After the meeting ended I asked everyone I could if they thought there was enough energy in the neighborhood to follow through with a neighborhood planning process. Everyone I talked seemed to think it made sense, and my feeling is that enough folks are energized enough that it's worth making it happen. My advice to the Planning Commission has been to set up a clear process with a well-defined timeframe and explicit expectations of folks in the neighborhood who want to be involved so that everyone knows going in what to expect and what the process will look like. My biggest concern is that it happen in a way that is involved enough that we get a good product but not so lengthy and cumbersome that too few neighborhood folks participate. Of course it would be pretty easy to run a process with just a few folks – as someone who lives in the neighborhood I have my own views as well – but this only works, to my mind, if we can run a genuine neighborhood process that produces a neighborhood plan about which most folks can mostly agree.

In other words, I will facilitate and encourage and participate, but I think this will only work if folks in the 8th and 9th St. neighborhood are energized enough to follow it through.

I should also mention that the idea of an infill ordinance was among the options discussed. I think an ordinance that specifically addresses (and better defines) how we deal with infill would probably be helpful, but because it would presumably apply city-wide and only apply to questions about infill, I don't see it as a substitute for a solid neighborhood plan – driven by that neighborhood – that addresses density, traffic, parking, and pedestrian friendliness.

Planning Commission promised to compile the comments they recieved and offer their thoughts on how to make this work. I look forward to seeing what they come up with.  In the meantime, if you have any thoughts about the meeting or about what the process should look like, you can post them here.

Toll Road Bill Soars Thru Committee

April 20, 2006

SoapBlox reports on the hearing yesterday at the State Capitol on Representative Pommer’s bill requiring toll roads to go through the same sort of environmental review, mitigation funding, and planning that other kinds of highways must go through. CINQ worked hard to organize some turnout and bunches of folks came out in support of the bill. It sounds like went pretty well: the House Transportation and Energy Committee (on which our very own Rep. Gwyn Green sits) unanimously passed the bill. I believe the bill now heads to the House floor.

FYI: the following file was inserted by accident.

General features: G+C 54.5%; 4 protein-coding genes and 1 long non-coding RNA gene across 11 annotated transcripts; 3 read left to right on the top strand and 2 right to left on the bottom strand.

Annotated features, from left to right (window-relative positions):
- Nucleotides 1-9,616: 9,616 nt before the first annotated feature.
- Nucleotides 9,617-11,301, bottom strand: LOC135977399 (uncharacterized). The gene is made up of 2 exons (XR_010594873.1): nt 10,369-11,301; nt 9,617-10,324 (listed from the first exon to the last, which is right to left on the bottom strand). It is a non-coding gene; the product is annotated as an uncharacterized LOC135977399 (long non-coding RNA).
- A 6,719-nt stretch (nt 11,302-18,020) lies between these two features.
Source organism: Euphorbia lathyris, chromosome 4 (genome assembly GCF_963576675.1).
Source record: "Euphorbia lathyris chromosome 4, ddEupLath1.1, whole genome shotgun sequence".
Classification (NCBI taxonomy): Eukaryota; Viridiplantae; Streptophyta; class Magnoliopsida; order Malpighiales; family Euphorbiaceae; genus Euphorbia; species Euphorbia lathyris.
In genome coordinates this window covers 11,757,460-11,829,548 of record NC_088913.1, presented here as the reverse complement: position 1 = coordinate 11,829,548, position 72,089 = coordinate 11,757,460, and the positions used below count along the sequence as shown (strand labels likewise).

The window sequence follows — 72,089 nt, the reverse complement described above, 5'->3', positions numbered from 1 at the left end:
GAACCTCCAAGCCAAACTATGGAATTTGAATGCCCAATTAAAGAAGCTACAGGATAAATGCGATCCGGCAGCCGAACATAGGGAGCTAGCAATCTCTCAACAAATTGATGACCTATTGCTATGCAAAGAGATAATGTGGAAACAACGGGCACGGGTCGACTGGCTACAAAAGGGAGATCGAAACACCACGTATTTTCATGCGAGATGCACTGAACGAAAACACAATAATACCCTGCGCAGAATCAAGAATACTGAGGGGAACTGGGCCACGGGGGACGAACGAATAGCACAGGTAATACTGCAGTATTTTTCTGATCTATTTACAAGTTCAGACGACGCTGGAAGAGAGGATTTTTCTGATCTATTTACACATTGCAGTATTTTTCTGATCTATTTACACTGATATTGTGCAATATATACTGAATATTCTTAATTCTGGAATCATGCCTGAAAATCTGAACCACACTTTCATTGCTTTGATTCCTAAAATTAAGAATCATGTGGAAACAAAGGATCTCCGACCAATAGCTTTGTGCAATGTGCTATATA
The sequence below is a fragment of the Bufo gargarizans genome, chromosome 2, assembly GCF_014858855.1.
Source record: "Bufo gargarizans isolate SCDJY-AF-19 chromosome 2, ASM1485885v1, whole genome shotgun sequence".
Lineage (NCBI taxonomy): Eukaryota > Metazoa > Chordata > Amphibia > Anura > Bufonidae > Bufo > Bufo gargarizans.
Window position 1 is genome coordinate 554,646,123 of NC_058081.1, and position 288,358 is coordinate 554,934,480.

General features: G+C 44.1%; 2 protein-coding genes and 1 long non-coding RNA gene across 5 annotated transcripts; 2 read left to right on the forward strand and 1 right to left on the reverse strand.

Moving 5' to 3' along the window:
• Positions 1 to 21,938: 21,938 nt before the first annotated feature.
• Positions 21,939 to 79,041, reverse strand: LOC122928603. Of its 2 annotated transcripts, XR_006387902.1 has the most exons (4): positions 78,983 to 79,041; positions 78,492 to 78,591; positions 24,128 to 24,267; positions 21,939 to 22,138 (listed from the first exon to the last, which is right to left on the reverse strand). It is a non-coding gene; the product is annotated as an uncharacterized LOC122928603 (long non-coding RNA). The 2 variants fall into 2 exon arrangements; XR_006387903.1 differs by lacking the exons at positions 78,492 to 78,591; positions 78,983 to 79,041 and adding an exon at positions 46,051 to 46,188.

While the bill wouldn’t outright ban the use of eminent domain by private tolling authorities to build toll roads, it at least forces proponents to go through the same process as everyone else. More importantly, because Rep. Pommer took the time to negotiate with the Governor at some length on the bill language, the Governor might just be willing to sign it (unlike last year’s bill, which he vetoed).

The Rocky Mountain News reported on it today as well.

8th and 9th St. Neighborhood Planning

April 18, 2006

At tomorrow night’s regular Planning Commission study session, the PC will devote the entire agenda to neighborhood planning for the 8th and 9th St. areas. The primary purpose, as I understand it, is to discuss and explore neighborhood preferences regarding infill, redevelopment, and density.

I believe the meeting will include some of the following:

  1. An interactive photo preference survey for residents to provide input on density, architectural standards, and possible capital improvements;
  2. Brochures describing possible code amendments regarding infill;
  3. Information on recent decisions regarding proposed development;
  4. Information regarding plans for the future expansion of the Community Center;
  5. Handouts on the current efforts underway for the downtown plan and architectural standards; and
  6. Code enforcement representatives from the Police department to answer questions.

If you live in the 8th and 9th Street Neighborhood I encourage you to spread the word among your neighbors. I know we've seen a number of unpopular projects approved in the neighborhood and this is perhaps the best opportunity to shape what sort of development occurs in the future. The problem from the City Council perspective, at least my own Council perspective, is that we are required to consider any particular project proposal in terms of the existing zoning, Comprehensive Plan, and other city code. We are legally prohibited from turning down projects simply because they are unpopular or undesirable. We can only reject a project if it is clearly inconsistent with the zoning, the Comp Plan, or other parts of the code. Through this neighborhood process we have the opportunity to adjust the zoning and/or Comp Plan in a way that better defines the sorts of projects, density, and character we all want to see. This meeting, by the way, is in response to requests by neighborhood residents, and I offer my appreciation to the Planning Commission for taking the time and especially the neighborhood for pushing the city to think about these neighborhood planning issues.